Talk about anything, from casual chatting to a deep conversation about something you really care about. You will be surprised at how the short encounter can be rejuvenating in its own way.

5. Forget about trying to be perfect.

If you are in a rut, the last thing you want to do is step on your own toes with perfectionist tendencies.

Just start small. Do what you can, at your own pace. Let yourself make mistakes.

Soon, a little trickle of inspiration will come. And then it’ll build up with more trickles. Before you know it, you have a whole stream of ideas.

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6. Paint a vision to work towards.

If you are continuously getting in a rut with your work, maybe there’s no vision inspiring you to move forward.

Think about why you are doing this, and what you are doing it for. What is the end vision in mind?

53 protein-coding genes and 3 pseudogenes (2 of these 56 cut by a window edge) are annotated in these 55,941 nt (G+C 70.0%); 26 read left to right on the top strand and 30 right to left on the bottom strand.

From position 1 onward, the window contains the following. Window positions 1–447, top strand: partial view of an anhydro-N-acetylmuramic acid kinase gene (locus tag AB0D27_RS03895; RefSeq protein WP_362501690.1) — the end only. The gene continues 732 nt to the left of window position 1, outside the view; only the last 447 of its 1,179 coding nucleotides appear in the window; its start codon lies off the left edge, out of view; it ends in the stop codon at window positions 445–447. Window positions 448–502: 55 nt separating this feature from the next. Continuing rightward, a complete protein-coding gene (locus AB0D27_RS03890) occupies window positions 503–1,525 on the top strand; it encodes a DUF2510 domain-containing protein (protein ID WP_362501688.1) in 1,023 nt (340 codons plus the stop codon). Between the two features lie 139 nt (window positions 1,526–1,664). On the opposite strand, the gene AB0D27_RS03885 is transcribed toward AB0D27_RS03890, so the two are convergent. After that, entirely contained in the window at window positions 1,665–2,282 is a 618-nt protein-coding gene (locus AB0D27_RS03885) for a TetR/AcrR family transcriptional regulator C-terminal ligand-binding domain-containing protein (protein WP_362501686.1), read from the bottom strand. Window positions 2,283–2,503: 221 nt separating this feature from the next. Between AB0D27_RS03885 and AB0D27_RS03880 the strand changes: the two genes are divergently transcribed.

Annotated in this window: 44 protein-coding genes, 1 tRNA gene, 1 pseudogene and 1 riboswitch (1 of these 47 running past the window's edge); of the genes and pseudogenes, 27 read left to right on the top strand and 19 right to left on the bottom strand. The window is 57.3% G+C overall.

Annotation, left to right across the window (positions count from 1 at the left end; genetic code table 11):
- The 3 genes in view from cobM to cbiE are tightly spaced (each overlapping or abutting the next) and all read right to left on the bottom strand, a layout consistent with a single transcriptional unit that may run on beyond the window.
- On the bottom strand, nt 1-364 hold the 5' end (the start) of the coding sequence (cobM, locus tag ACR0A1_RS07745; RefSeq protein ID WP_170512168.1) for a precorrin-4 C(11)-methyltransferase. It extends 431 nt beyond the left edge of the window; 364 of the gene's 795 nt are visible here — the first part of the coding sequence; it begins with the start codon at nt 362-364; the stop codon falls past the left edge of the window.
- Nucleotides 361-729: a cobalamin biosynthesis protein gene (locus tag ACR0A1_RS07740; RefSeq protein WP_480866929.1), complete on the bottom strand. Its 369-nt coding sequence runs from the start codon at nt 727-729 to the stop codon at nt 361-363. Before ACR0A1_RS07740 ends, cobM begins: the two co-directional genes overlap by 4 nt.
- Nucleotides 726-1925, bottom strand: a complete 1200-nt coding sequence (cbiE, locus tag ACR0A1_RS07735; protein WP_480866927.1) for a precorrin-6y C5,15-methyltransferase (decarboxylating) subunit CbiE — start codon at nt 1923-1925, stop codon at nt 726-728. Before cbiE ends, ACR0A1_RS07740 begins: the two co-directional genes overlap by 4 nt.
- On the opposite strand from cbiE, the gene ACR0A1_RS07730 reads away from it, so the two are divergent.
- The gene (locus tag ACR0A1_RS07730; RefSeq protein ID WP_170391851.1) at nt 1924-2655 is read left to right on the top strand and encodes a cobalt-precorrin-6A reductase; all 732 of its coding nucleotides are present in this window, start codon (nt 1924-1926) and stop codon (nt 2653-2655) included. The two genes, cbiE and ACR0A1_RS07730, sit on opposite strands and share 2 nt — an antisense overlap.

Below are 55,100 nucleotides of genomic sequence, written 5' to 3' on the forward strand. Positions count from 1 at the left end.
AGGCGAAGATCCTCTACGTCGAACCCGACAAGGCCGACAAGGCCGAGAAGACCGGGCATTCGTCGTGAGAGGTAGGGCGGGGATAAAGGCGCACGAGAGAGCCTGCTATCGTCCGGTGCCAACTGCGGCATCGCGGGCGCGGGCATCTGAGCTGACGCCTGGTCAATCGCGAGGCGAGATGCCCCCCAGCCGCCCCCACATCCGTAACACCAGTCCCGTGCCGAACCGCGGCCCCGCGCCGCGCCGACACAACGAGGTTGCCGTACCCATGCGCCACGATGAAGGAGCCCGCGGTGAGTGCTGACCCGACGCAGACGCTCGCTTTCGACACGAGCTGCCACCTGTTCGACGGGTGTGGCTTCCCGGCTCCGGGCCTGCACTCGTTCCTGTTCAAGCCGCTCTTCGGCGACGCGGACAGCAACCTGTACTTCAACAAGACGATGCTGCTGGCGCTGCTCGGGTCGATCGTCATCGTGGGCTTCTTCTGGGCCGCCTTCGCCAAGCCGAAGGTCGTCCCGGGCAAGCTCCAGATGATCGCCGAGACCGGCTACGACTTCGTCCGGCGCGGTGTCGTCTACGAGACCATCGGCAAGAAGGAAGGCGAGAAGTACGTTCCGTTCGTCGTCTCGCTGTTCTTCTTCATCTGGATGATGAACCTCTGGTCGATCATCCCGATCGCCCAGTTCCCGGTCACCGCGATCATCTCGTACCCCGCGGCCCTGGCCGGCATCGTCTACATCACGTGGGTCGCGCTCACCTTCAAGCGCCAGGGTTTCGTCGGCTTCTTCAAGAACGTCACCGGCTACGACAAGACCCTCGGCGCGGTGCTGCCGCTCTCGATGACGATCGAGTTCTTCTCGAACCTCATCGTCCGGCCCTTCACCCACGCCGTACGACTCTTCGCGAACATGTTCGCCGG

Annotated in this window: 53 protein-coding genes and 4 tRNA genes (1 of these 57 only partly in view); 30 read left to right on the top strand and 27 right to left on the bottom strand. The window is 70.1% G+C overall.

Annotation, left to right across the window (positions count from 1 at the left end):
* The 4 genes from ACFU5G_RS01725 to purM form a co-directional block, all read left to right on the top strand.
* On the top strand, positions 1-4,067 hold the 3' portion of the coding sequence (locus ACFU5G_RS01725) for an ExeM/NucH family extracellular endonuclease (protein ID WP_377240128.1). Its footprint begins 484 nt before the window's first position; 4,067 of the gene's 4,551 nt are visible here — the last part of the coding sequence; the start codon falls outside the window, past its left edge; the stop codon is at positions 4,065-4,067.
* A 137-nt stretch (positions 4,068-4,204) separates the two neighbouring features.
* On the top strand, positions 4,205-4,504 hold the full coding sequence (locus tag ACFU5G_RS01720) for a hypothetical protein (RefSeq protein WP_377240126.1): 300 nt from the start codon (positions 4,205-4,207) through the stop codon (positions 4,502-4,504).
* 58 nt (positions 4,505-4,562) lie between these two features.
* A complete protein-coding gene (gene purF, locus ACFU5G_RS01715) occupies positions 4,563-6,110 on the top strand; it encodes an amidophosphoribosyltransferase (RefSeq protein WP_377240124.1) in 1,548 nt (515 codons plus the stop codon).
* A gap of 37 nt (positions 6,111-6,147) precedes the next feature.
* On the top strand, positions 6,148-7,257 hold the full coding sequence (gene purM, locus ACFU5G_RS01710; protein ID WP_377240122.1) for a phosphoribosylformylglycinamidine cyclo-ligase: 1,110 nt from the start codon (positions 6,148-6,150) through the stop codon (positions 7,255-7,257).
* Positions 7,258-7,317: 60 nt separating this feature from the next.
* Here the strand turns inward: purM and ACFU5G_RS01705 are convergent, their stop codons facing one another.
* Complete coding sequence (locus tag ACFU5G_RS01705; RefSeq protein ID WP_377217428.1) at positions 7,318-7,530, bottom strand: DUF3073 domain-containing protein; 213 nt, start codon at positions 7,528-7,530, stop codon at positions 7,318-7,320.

Make it as vivid as possible. Make sure it’s a vision that inspires you and use that to trigger you to action.

7. Read a book (or blog).

The things we read are like food to our brain. If you are out of ideas, it’s time to feed your brain with great materials.

Here’s a list of 40 books you can start off with. Stock your browser with only the feeds of high quality blogs, such as Lifehack.org, DumbLittleMan, Seth Godin’s Blog, Tim Ferris’ Blog, Zen Habits or The Personal Excellence Blog.

Check out the best selling books; those are generally packed with great wisdom.

8. Have a quick nap.

If you are at home, take a quick nap for about 20-30 minutes. This clears up your mind and gives you a quick boost. Nothing quite like starting off on a fresh start after catching up on sleep.

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9. Remember why you are doing this.

Sometimes we lose sight of why we do what we do, and after a while we become jaded. A quick refresher on why you even started on this project will help.

What were you thinking when you thought of doing this? Retrace your thoughts back to that moment. Recall why you are doing this. Then reconnect with your muse.